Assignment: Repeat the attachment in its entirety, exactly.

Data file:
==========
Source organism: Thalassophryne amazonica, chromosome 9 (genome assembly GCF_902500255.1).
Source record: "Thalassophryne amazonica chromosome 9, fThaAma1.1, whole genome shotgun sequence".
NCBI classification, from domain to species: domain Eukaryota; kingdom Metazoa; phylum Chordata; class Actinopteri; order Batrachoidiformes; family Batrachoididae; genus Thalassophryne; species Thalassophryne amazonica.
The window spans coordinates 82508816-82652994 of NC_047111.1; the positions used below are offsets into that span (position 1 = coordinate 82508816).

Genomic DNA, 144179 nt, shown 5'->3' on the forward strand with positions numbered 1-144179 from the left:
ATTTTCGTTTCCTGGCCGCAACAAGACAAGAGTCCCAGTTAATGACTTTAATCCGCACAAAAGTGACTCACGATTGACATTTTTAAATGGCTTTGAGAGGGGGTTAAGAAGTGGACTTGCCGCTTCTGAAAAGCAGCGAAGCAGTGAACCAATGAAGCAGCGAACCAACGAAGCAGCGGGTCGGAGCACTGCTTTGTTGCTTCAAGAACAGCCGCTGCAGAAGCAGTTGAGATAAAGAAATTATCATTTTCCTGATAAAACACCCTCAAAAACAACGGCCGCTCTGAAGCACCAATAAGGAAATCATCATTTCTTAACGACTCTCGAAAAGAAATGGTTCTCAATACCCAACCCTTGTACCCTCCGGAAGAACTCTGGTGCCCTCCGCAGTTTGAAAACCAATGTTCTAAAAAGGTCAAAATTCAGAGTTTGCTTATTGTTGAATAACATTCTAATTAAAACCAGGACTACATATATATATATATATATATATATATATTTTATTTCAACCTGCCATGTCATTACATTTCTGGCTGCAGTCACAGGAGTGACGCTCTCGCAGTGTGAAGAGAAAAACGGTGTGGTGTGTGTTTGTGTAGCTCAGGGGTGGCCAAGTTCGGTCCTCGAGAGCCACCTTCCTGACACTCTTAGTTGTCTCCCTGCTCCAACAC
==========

Source organism: Thalassophryne amazonica, chromosome 9 (genome assembly GCF_902500255.1).
Source record: "Thalassophryne amazonica chromosome 9, fThaAma1.1, whole genome shotgun sequence".
NCBI classification, from domain to species: domain Eukaryota; kingdom Metazoa; phylum Chordata; class Actinopteri; order Batrachoidiformes; family Batrachoididae; genus Thalassophryne; species Thalassophryne amazonica.
The window spans coordinates 82508816-82652994 of NC_047111.1; the positions used below are offsets into that span (position 1 = coordinate 82508816).

Genomic DNA, 144179 nt, shown 5'->3' on the forward strand with positions numbered 1-144179 from the left:
ATTTTCGTTTCCTGGCCGCAACAAGACAAGAGTCCCAGTTAATGACTTTAATCCGCACAAAAGTGACTCACGATTGACATTTTTAAATGGCTTTGAGAGGGGGTTAAGAAGTGGACTTGCCGCTTCTGAAAAGCAGCGAAGCAGTGAACCAATGAAGCAGCGAACCAACGAAGCAGCGGGTCGGAGCACTGCTTTGTTGCTTCAAGAACAGCCGCTGCAGAAGCAGTTGAGATAAAGAAATTATCATTTTCCTGATAAAACACCCTCAAAAACAACGGCCGCTCTGAAGCACCAATAAGGAAATCATCATTTCTTAACGACTCTCGAAAAGAAATGGTTCTCAATACCCAACCCTTGTACCCTCCGGAAGAACTCTGGTGCCCTCCGCAGTTTGAAAACCAATGTTCTAAAAAGGTCAAAATTCAGAGTTTGCTTATTGTTGAATAACATTCTAATTAAAACCAGGACTACATATATATATATATATATATATATATATTTTATTTCAACCTGCCATGTCATTACATTTCTGGCTGCAGTCACAGGAGTGACGCTCTCGCAGTGTGAAGAGAAAAACGGTGTGGTGTGTGTTTGTGTAGCTCAGGGGTGGCCAAGTTCGGTCCTCGAGAGCCACCTTCCTGACACTCTTAGTTGTCTCCCTGCTCCAACAC